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Is my landlord violating my right to quiet enjoyment due to renovations/construction on an adjacent unit? How do I take action?

Long Beach, CA |

I have lived in my apartment for 6 months. 2 weeks ago management began construction/renovations on the neighboring unit that my apartment shares a wall with. The renovations include hammering, power drills and sawing that occurs either on this wall or near it, and has created an environment that is extremely difficult for me to relax in my own apartment. The noise is relentless and occurs all throughout the day (but not before 8a or after 8p). The manager has informed me that it will occur for at least another month. I feel as though my rights are being violated. Is this a violation of my right to quiet enjoyment? How can I take action?

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Attorney answers 2


Yes, quite possibly.

Under California law, all leases have the implied covenant of "quiet enjoyment". (California Civil Code, § 1927). The landlord (and management company) has the duty to preserve the quiet enjoyment of all tenants. (Davis v. Gomez (1989) 207 Cal.App.3d 1401, 1404.)

The concept of a “constructive eviction” exists under the rubric of a breach of the covenant of quiet enjoyment that is implied in every rental agreement. (Stoiber v Honeychuck (1980) 101 Cal.App.3d 903, 925–926.)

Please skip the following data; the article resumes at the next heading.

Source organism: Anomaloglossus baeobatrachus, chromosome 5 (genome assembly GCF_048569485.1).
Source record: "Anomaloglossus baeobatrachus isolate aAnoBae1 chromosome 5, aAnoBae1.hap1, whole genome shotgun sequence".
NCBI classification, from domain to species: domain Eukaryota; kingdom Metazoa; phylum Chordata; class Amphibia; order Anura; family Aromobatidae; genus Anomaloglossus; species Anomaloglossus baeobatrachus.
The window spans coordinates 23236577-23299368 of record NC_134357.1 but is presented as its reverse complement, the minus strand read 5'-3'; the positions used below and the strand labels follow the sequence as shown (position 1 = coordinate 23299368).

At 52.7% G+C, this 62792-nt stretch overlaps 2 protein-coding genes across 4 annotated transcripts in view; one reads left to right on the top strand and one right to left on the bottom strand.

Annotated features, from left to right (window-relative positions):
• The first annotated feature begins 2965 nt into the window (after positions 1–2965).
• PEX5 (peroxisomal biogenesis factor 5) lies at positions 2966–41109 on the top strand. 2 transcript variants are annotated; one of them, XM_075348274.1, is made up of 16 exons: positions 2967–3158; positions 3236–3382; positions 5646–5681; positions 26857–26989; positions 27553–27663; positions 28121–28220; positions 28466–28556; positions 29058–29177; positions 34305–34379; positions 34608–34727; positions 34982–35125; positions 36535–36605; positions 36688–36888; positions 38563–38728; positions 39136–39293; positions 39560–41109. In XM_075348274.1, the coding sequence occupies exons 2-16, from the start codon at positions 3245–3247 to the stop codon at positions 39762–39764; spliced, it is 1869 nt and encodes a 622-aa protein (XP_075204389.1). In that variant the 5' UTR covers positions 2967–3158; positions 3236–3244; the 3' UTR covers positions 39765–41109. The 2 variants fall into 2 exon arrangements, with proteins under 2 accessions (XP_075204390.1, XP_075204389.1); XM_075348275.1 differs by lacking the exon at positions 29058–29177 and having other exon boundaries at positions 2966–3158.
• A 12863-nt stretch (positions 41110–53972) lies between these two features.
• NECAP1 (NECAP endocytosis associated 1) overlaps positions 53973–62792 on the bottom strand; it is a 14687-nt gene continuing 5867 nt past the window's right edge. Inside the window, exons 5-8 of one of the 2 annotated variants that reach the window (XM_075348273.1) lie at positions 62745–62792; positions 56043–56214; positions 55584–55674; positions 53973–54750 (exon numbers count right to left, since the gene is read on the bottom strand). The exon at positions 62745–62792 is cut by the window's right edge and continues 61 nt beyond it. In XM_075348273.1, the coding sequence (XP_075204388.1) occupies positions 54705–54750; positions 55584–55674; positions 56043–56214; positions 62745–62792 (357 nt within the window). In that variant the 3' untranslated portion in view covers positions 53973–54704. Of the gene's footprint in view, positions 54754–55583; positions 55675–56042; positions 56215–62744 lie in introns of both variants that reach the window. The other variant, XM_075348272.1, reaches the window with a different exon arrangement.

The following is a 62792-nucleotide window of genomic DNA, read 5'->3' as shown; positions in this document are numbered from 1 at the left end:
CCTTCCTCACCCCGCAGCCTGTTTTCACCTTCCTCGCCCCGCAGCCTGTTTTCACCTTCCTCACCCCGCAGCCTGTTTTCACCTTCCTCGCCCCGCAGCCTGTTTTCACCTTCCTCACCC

Substantial interference is required to establish a breach of quiet enjoyment. An interference by the landlord "by which the tenant is deprived of the beneficial enjoyment of the premises amounts to a constructive eviction if the tenant so elects and surrenders possession, and the tenant will not be liable for rentals for the portion of the term following his eviction." (Kulawitz v. Pacific Paper Co. (1944) 25 Cal.2d 664, 670.)

Minor inconveniences and annoyances are not actionable breaches of the implied covenant of quiet enjoyment. To be actionable, the landlord's act or omission must substantially interfere with a tenant's right to use and enjoy the premises for the purposes contemplated by the tenancy. (Petroleum Collections Inc. v. Swords (1975) 48 Cal.App.3d 841, 846.)

Your options include moving out or seeking monetary damages. Much depends upon what your goal is.

Frank W. Chen has been licensed to practice law in California since 1988. The information presented here is general in nature and is not intended, nor should be construed, as legal advice for a particular case. This posting does not create any attorney-client relationship with the author. For specific advice about your particular situation, please consult with your own attorney.


This may be enough to create a violation of your right to quiet enjoyment. You would probably be entitled to ask your landlord to let you out of your lease and move if that is your desire.
It might be better to ask your landlord to give you a reduction in rent while the construction is going on. Moving is an annoyance to say the least.
You can read about your rights as a tenant and how to assert them at:

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